When the closing scene drew to its inevitable conclusion and the hum and the drum roll at the beginning of Atmosphere kicked in, my throat did swell. Not just because it took me back to that memory at Tony Wilson's requiem mass as that sad sad procession started to that same sad sad song, but also as the screen filled with the image of the smoke billowing from the chimney at the same Macclesfield crematorium where we lay our friend John Flint to rest in 2003.

Monday, October 22, 2007

Phoney liberals and strange bedfellows

Good piece in the paper yesterday about the bizarre bedfellows of the Islamists and the revolutionary left. It starts with a strange tale of Che Guevara's family visiting a conference in Tehran.

A flavour is here:

There used to be a clear dividing line between conservatives and liberals. It defined the culture wars of the late 20th century, which pitted reactionary fuddy-duddies against tolerant, enlightened types, who believed in equal rights for women, minorities and gays. That fault line is becoming as dated as the flower power of the 1960s.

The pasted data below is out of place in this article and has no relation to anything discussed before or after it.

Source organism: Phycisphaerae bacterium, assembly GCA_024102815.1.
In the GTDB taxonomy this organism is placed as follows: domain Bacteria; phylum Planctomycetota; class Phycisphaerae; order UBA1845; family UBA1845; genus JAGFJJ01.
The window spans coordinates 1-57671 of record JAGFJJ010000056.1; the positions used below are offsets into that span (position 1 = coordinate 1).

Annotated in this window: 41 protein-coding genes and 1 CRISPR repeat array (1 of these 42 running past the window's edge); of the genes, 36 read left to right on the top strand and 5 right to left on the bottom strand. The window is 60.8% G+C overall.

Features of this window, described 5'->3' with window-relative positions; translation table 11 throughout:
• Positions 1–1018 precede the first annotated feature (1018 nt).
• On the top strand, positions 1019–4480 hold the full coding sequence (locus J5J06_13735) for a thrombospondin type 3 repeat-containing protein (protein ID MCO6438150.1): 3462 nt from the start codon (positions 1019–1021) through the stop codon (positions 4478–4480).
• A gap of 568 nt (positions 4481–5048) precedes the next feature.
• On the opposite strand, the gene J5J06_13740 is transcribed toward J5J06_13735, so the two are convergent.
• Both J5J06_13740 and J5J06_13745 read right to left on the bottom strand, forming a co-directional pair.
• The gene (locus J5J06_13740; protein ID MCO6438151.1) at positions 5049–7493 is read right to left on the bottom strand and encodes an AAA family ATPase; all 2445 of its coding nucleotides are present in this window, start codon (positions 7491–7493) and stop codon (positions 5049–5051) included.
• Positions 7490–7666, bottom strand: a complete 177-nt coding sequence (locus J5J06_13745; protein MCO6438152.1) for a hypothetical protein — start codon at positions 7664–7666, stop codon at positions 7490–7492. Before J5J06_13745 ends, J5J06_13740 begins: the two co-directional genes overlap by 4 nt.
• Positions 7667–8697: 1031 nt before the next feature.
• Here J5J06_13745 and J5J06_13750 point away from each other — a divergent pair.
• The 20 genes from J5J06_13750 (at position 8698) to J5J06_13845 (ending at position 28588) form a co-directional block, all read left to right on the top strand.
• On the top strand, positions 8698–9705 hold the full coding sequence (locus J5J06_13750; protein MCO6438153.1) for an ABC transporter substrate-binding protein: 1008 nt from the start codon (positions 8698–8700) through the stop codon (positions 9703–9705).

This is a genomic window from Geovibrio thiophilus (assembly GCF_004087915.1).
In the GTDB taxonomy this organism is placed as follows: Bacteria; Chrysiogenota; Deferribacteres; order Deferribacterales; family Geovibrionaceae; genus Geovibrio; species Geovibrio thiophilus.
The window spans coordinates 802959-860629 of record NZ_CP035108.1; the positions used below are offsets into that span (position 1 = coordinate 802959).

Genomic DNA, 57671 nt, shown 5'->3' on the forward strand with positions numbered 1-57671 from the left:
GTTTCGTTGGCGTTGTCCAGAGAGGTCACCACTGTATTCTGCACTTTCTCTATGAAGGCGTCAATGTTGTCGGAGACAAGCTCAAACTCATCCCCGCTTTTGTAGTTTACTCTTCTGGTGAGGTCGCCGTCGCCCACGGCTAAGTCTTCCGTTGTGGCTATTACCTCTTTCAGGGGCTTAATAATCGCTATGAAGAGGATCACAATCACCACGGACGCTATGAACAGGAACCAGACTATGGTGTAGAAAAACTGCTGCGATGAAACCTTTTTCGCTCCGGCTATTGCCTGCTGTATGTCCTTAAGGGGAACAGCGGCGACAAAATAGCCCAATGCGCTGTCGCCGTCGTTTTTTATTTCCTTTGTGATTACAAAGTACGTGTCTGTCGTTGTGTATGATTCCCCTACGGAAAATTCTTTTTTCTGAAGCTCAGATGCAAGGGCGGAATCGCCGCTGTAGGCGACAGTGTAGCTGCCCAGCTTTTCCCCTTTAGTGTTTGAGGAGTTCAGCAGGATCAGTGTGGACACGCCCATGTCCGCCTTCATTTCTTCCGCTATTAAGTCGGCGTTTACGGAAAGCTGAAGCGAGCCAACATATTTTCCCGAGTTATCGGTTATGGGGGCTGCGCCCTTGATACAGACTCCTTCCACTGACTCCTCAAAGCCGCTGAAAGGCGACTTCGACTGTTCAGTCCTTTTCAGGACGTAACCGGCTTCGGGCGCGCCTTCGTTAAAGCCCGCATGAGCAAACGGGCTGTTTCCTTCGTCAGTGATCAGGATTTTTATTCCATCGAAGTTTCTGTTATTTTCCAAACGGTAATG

A link to it is here.

There's also a quiz to see how much of a phoney liberal are you?

A weekend of sporting glory

Well, it was for us anyway. On Saturday, Marple Athletic Under 9s (A) won 2-0 in a tough game on Saturday at home to Signol.

After wolfing down the braising steak I managed to ruin we hot footed to Ewood Park for the 4-2 win over Reading. Rovers were awesome in the first half and there was evidence that Tugay may be some kind of superhero with his goal. By golly hasn't Benni McCarthy done well since Mark Hughes took the brave decision to drop him when his performances were: "not of the standard we require". I can't add much more to the report than what is in the paper today, here.